Oidsalu said, in response to Ukrainian President Volodymyr Zelenskyy's Tuesday criticism of NATO's decision, that conveying offense and discontent was necessary to keep the issue on the agenda.
"I believe we should be discussing the deteriorating economic situation in Ukraine rather than the NATO summit in Vilnius. During this conflict, [NATO has] not played a significant role for Ukraine, as it has remained ostensibly in the background, so as to deny Putin the opportunity to claim that he is at war with NATO," he went on to say.
In addition, he suggested reading a Wednesday Eesti Ekspress article about the diminishing arms and ammunition stockpiles of European nations and how Estonia's initiative to provide one million projectiles to Ukraine fits into this context.
"This proposition is fundamentally opposed to the European nations' current production and manufacturing sluggishness. If there are no significant advances on the front line by the end of the summer, the West will be unable to supply Ukraine with arms. And if the territories have not been retaken by then, Ukraine's NATO membership may be discussed as a possible exchange for a territorial cession or a temporary approval of the current situation," he reasoned.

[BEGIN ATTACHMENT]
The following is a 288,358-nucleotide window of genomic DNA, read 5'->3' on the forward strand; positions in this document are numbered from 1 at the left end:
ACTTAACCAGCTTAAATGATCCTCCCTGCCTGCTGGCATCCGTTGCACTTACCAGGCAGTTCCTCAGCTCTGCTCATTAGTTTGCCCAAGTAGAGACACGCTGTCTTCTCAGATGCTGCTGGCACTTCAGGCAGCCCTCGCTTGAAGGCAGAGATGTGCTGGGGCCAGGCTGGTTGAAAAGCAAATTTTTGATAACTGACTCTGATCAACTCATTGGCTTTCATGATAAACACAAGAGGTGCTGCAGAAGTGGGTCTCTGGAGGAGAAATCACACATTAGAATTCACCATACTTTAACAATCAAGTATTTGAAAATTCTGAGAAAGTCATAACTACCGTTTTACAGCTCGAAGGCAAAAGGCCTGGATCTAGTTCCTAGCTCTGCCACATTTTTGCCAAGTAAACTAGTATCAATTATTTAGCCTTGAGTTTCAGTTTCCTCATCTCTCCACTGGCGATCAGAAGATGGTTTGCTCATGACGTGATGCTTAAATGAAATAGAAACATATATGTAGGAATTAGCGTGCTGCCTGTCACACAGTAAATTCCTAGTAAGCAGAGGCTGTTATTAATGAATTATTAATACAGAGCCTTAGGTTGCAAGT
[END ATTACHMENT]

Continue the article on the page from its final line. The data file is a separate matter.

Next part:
"Thus, the situation in Ukraine remains difficult, and Zelenskyy's emotions may be an expression of that," Oidsalu said.
What is the European course?
Oidsalu said that, in his opinion, NATO nations have become weakened since Russia's invasion of Ukraine because they have surrendered so many of their armaments.